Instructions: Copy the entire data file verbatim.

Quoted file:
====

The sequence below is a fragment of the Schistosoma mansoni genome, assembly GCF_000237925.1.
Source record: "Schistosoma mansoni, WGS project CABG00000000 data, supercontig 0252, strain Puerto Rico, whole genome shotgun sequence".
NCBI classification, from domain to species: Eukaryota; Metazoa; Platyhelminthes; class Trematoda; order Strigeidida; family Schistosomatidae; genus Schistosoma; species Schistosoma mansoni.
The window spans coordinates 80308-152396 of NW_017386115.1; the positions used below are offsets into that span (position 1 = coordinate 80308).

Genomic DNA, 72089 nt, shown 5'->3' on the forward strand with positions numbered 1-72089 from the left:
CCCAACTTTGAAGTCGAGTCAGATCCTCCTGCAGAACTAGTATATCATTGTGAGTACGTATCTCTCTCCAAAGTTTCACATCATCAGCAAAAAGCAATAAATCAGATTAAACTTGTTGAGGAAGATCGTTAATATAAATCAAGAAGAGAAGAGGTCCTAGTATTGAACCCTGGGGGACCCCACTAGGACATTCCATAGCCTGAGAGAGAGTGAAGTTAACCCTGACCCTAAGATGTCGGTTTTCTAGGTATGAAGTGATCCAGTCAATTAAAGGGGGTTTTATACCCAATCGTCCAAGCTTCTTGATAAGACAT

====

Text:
The sequence below is a fragment of the Schistosoma mansoni genome, assembly GCF_000237925.1.
Source record: "Schistosoma mansoni, WGS project CABG00000000 data, supercontig 0252, strain Puerto Rico, whole genome shotgun sequence".
NCBI classification, from domain to species: Eukaryota; Metazoa; Platyhelminthes; class Trematoda; order Strigeidida; family Schistosomatidae; genus Schistosoma; species Schistosoma mansoni.
The window spans coordinates 80308-152396 of NW_017386115.1; the positions used below are offsets into that span (position 1 = coordinate 80308).

Genomic DNA, 72089 nt, shown 5'->3' on the forward strand with positions numbered 1-72089 from the left:
CCCAACTTTGAAGTCGAGTCAGATCCTCCTGCAGAACTAGTATATCATTGTGAGTACGTATCTCTCTCCAAAGTTTCACATCATCAGCAAAAAGCAATAAATCAGATTAAACTTGTTGAGGAAGATCGTTAATATAAATCAAGAAGAGAAGAGGTCCTAGTATTGAACCCTGGGGGACCCCACTAGGACATTCCATAGCCTGAGAGAGAGTGAAGTTAACCCTGACCCTAAGATGTCGGTTTTCTAGGTATGAAGTGATCCAGTCAATTAAAGGGGGTTTTATACCCAATCGTCCAAGCTTCTTGATAAGACAT